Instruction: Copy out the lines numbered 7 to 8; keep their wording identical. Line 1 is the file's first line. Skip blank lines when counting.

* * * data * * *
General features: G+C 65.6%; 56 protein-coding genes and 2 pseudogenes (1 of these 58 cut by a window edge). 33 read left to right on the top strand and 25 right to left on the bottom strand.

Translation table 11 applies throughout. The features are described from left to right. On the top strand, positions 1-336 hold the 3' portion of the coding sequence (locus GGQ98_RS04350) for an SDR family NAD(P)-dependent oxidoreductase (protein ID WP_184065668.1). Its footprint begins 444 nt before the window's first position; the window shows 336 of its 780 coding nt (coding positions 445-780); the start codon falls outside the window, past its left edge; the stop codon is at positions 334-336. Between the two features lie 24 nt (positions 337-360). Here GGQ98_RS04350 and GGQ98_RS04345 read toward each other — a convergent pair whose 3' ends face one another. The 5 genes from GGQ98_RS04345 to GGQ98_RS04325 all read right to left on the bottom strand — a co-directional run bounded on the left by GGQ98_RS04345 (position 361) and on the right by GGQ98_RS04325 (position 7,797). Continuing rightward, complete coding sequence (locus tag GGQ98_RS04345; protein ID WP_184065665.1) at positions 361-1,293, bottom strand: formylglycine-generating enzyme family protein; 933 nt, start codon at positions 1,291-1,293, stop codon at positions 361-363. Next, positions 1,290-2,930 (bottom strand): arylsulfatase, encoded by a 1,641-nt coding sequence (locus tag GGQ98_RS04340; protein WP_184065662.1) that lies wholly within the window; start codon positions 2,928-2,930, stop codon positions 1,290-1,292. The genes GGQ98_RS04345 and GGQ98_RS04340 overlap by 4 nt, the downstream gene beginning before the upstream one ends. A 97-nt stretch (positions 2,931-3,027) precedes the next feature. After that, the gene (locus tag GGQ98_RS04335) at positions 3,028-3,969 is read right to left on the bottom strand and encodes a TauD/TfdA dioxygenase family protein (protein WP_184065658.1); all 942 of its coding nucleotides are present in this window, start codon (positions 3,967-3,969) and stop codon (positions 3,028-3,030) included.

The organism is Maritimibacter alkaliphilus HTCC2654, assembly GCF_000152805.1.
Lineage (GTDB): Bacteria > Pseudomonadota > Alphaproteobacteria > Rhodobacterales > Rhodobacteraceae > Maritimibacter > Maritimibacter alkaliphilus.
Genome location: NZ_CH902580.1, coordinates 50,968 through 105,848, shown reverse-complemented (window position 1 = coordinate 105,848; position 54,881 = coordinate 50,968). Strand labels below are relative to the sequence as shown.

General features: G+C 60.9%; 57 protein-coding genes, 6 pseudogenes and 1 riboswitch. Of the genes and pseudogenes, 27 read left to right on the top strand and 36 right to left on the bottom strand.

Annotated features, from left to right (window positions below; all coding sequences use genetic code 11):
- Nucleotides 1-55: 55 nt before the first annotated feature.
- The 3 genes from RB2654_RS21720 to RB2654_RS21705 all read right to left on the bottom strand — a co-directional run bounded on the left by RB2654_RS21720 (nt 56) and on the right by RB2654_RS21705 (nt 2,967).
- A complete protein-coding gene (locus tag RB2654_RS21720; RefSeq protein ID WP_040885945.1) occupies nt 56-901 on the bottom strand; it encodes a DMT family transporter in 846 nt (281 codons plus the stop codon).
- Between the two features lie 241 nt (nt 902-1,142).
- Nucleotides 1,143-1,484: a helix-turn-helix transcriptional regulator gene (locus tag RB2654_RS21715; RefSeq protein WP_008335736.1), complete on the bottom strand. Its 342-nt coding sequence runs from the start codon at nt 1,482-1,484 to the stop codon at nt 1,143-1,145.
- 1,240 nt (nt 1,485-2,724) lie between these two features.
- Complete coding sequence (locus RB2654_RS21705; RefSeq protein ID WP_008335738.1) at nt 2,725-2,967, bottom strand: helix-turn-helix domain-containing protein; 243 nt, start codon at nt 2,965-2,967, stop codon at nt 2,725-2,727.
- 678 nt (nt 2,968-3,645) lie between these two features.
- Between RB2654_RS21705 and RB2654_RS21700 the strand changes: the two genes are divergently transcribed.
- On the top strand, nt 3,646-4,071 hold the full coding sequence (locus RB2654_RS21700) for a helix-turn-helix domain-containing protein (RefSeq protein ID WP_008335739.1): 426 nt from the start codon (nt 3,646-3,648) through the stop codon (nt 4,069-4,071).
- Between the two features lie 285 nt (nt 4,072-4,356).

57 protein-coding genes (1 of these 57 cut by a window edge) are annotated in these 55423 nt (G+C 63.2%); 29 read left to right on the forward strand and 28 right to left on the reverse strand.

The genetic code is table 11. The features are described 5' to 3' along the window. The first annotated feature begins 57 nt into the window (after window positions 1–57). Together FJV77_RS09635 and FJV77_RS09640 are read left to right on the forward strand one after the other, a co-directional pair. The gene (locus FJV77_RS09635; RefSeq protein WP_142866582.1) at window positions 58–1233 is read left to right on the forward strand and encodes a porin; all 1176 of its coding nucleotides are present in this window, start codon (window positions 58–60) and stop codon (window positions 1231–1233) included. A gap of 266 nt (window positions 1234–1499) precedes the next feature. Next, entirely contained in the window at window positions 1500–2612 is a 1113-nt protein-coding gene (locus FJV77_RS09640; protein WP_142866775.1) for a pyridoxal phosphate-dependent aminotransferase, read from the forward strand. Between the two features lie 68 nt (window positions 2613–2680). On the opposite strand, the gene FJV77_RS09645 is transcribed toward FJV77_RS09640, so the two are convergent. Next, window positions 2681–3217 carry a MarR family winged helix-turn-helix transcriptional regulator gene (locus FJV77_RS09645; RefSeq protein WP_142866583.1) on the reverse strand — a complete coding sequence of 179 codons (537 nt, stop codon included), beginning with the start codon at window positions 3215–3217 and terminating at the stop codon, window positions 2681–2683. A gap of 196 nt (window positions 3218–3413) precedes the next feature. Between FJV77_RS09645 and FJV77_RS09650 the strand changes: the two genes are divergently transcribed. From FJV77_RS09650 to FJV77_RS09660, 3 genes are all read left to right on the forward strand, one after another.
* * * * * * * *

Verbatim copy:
Annotated features, from left to right (window positions below; all coding sequences use genetic code 11):
- Nucleotides 1-55: 55 nt before the first annotated feature.